I failed to mention previously that last Thursday, May 3, was the “National Day of Prayer” in the United States. Believe it or not, the nation that created the First Amendment has such a day. The bill creating this national observance was signed into law in 1952 by President Harry Truman, and another bill fixing its date as the first Thursday in May was signed in 1988 by President Ronald Reagan. The purpose of this day, according to the original bill’s text, is for Americans to “turn to God in prayer and meditation at churches, in groups, and as individuals” (source).
If I were a religious person, I would find this offensive enough. The government has no business telling me when I should be praying or what I should be praying for. But to an atheist, it is even more obvious that this event is repugnant to the principles of the Constitution that governs our land. Not only does the government have no right to tell us when we should pray or for what, it has no right to tell us whether we should be praying at all. That is an entirely private and individual matter, completely outside the sphere of government, and none of its concern. We live in a secular state where the citizens’ religious beliefs, or lack thereof, are irrelevant to their ability to participate fully in society, and what we believe or do not believe is no business of publicity-seeking politicians.
We once had founding fathers who understood this. Sadly, America has become blind to the wisdom of great men like Thomas Jefferson, who specifically refused to proclaim a national day of fasting and prayer when he was president:
I do not believe it is for the interest of religion to invite the civil magistrate to direct its exercises, its discipline, or its doctrines; nor of the religious societies, that the General Government should be invested with the power of effecting any uniformity of time or matter among them. Fasting and prayer are religious exercises; the enjoining them, an act of discipline. Every religious society has a right to determine for itself the times for these exercises and the objects proper for them according to their own particular tenets; and this right can never be safer than in their own hands where the Constitution has deposited it… Everyone must act according to the dictates of his own reason, and mine tells me that civil powers alone have been given to the President of the United States, and no authority to direct the religious exercises of his constituents.
Even worse, however, the National Day of Prayer has in practice become not an inclusive, generically interfaith event, but a chance for the Christian fundamentalist right to boast about their piety and press for their specific vision of a theocratic state. Consider the National Day of Prayer Task Force, whose banner proclaims that theirs is the “Official Website” of the National Day of Prayer. Given its constant invocation of words like “official”, “honorary” and “national” and their claims about “coordinating” events for this day, one might be forgiven for thinking that this was a body endorsed or sponsored by the government, and the NDPTF’s website does nothing to dispel that misconception.In fact, it is not a government body, but an extreme right-wing Christian theocratic group. It is chaired by Shirley Dobson, wife of right-wing ideologue James Dobson of Focus on the Family. (So we don’t get the wrong idea, the website helpfully explains that although the NDPTF is a separate organization from Focus on the Family, it works out of the Focus on the Family headquarters “for convenience”). Prior to Dobson, its chair was Vonette Bright, wife of Campus Crusade for Christ founder Bill Bright.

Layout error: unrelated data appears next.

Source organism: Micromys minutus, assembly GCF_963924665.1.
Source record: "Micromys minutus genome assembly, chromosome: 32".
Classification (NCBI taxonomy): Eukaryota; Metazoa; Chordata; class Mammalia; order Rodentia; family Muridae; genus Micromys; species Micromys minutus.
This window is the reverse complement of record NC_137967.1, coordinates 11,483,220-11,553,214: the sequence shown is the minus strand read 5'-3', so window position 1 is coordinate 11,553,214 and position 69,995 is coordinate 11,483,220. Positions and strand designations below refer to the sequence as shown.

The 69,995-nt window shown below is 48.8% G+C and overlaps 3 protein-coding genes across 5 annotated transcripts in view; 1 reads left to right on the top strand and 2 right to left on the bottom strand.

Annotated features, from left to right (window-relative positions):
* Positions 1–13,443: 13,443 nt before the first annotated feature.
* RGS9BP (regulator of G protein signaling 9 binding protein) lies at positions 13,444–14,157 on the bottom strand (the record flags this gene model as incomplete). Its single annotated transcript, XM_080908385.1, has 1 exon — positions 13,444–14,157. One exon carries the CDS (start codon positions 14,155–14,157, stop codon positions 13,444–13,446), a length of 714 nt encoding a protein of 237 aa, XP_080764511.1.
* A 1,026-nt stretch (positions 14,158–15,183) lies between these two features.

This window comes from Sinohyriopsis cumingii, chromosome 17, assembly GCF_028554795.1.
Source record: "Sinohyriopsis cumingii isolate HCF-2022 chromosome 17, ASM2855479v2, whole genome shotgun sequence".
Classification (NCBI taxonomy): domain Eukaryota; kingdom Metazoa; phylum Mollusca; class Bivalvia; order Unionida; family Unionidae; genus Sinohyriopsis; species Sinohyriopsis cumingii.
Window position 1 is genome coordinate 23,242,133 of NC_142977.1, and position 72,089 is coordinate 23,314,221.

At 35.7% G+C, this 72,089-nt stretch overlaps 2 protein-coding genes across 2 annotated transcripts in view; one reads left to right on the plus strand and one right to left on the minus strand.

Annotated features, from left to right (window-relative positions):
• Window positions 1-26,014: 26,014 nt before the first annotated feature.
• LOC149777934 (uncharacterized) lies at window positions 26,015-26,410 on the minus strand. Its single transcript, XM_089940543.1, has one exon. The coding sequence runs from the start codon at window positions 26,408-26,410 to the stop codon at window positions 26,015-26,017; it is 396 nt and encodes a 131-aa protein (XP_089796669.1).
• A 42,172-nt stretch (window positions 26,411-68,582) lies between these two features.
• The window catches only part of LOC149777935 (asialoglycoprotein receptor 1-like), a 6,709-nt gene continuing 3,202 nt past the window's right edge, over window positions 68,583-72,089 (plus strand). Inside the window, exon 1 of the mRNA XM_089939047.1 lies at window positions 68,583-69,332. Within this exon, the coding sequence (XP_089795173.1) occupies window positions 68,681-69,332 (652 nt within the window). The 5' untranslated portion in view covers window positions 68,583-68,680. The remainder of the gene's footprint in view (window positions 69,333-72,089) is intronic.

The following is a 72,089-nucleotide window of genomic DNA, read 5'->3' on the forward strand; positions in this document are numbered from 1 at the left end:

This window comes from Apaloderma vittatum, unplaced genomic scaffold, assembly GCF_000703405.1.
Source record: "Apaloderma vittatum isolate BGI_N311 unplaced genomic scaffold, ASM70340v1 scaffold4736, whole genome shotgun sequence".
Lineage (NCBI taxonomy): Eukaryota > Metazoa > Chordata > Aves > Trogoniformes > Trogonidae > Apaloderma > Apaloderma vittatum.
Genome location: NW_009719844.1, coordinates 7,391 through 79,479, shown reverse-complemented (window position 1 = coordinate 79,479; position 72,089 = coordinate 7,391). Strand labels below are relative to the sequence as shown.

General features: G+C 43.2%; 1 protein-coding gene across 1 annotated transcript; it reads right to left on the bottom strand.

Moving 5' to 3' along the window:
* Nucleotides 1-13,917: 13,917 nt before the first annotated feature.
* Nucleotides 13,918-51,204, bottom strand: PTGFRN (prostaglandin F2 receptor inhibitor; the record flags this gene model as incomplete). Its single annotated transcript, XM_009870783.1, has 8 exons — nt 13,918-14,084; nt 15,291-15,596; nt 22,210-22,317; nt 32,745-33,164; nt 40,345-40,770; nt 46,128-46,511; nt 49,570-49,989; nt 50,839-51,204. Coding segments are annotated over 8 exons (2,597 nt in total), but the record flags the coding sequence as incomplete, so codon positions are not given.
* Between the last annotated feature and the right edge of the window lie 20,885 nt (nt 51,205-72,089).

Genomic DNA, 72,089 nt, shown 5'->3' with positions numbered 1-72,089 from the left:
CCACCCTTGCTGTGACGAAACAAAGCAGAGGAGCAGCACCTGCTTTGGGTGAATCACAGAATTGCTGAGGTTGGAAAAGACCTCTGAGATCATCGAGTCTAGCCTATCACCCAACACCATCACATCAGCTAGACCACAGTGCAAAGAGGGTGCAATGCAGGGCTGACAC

The NDPTF website is rife with specifically Christian, specifically Protestant evangelical language. It is blazoned with Bible quotes, links to numerous right-wing groups, and proclaims that its mission is to “communicate with every individual the need for personal repentance and prayer and mobiliz[e] the Christian community to intercede for America”. And though it trumpets this year’s motto as “America, Unite In Prayer”, the fine print states that its activities are only for “Judeo-Christians” – i.e., Christians. So much for uniting!
The religious right’s triumphalism and exploitation of the National Day of Prayer shows why such events are both unconstitutional and dangerous. These theocratic groups will seize on any crack, however fine, in the wall of separation between church and state and try to wedge that crack open into a gap through which religion and government can mingle with impunity. That is why this wall must be kept high and impregnable, with not the slightest breach allowed. Thankfully, the power of the religious right has been greatly diminished, but American politicians of all parties still show a nauseating willingness to cozy up to religious groups in exchange for votes, cloaking their unconstitutional actions in flowery rhetoric of patriotism. We atheists must become more visible and politically organized to show our public officials that flaunting their faith is not a foolproof way to win support.
Other posts in this series: